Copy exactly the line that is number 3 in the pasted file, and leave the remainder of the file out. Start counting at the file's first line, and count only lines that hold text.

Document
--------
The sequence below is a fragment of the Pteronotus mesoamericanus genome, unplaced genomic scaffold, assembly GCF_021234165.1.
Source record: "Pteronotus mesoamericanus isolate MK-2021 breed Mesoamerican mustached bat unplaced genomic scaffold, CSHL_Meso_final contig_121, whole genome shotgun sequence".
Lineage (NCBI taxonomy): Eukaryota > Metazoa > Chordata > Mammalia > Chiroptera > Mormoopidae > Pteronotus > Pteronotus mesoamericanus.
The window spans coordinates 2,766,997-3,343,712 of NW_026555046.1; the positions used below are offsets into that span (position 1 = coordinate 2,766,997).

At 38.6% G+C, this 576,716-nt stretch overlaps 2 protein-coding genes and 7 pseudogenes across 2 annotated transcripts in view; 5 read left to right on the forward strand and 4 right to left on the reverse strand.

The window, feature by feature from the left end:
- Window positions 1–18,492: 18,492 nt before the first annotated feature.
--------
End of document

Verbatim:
Lineage (NCBI taxonomy): Eukaryota > Metazoa > Chordata > Mammalia > Chiroptera > Mormoopidae > Pteronotus > Pteronotus mesoamericanus.